Research program on fisheries agreements
In order to compensate for declining catches off their coasts, industrialized countries have subsidized their industrial fishing fleets to extend their activities to more distant waters of other countries, including off African coasts. This expansion has notably been done through fisheries agreements, established at the beginning of the 1980s, to supply Western markets.
These fisheries agreements were widely criticized for their opacity and inequity. They include little incentive for good behavior on the part of foreign fishers, and the revenue for ‘partner countries’ are often ridiculously small while foreign vessels are competing with small-scale local fishers. Moreover, the fishing practices used within the framework of these agreements have a significant impact on ecosystems. Several target species are therefore overfished (such as various tuna species in the Atlantic and Indian Oceans) and numerous “incidental” catches of sharks, sea turtles, manta rays, etc… are made each year.
While scientists believe that much of the industrial fishing in these areas would not be viable without subsidies, the ultimate goal of this project will be to improve the conservation of the marine environment in Africa in order to preserve threatened species, to stop the export of fishing overcapacity from North to South and to protect fishing communities by limiting competition with foreign industrial fisheries.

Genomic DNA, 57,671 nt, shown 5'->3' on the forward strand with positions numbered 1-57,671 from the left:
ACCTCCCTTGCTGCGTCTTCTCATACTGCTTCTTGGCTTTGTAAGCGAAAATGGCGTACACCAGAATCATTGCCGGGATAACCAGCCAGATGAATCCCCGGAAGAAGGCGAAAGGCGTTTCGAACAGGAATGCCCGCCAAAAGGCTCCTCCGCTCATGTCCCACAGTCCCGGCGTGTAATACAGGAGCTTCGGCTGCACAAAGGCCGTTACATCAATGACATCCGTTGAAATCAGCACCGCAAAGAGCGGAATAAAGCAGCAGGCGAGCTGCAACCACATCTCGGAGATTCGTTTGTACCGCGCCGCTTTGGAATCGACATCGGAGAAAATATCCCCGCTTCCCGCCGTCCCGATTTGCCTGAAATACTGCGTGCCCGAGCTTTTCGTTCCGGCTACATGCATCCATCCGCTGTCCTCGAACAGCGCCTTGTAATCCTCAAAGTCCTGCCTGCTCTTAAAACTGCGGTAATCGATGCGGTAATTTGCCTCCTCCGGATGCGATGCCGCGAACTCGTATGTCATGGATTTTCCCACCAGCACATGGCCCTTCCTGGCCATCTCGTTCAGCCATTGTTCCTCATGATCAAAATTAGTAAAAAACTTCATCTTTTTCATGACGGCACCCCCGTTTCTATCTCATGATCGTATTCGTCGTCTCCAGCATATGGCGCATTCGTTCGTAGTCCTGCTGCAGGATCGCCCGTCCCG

To achieve this goal, BLOOM will, at first, evaluate the economic model of the French fishing fleets operating within the framework of these agreements in order to confirm or not if their viability is ensured without subsidies. In a second time, the fishing agreements between developed countries and African countries will be studied to produce a roadmap designed to transform deeply these agreements, within the United Nations’ sustainable development goals.